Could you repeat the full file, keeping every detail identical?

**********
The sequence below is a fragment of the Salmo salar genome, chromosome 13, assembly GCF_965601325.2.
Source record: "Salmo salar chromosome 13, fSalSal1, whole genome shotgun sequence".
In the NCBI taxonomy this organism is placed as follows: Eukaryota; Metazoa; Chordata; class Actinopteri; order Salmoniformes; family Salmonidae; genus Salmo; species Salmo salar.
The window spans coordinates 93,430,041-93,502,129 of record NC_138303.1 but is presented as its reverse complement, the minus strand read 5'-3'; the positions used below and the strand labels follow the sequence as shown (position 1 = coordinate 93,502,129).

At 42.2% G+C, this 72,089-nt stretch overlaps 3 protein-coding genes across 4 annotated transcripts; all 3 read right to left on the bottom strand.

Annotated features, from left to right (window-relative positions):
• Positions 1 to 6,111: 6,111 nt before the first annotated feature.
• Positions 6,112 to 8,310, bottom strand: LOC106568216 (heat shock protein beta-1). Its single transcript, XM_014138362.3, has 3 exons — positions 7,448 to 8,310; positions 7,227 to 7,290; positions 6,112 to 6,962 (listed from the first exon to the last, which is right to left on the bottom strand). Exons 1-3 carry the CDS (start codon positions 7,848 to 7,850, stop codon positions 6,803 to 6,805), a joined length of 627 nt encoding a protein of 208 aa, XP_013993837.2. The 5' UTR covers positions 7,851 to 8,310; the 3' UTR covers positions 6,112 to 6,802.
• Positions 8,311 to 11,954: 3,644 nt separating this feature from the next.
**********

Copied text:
The sequence below is a fragment of the Salmo salar genome, chromosome 13, assembly GCF_965601325.2.
Source record: "Salmo salar chromosome 13, fSalSal1, whole genome shotgun sequence".
In the NCBI taxonomy this organism is placed as follows: Eukaryota; Metazoa; Chordata; class Actinopteri; order Salmoniformes; family Salmonidae; genus Salmo; species Salmo salar.
The window spans coordinates 93,430,041-93,502,129 of record NC_138303.1 but is presented as its reverse complement, the minus strand read 5'-3'; the positions used below and the strand labels follow the sequence as shown (position 1 = coordinate 93,502,129).

At 42.2% G+C, this 72,089-nt stretch overlaps 3 protein-coding genes across 4 annotated transcripts; all 3 read right to left on the bottom strand.

Annotated features, from left to right (window-relative positions):
• Positions 1 to 6,111: 6,111 nt before the first annotated feature.
• Positions 6,112 to 8,310, bottom strand: LOC106568216 (heat shock protein beta-1). Its single transcript, XM_014138362.3, has 3 exons — positions 7,448 to 8,310; positions 7,227 to 7,290; positions 6,112 to 6,962 (listed from the first exon to the last, which is right to left on the bottom strand). Exons 1-3 carry the CDS (start codon positions 7,848 to 7,850, stop codon positions 6,803 to 6,805), a joined length of 627 nt encoding a protein of 208 aa, XP_013993837.2. The 5' UTR covers positions 7,851 to 8,310; the 3' UTR covers positions 6,112 to 6,802.
• Positions 8,311 to 11,954: 3,644 nt separating this feature from the next.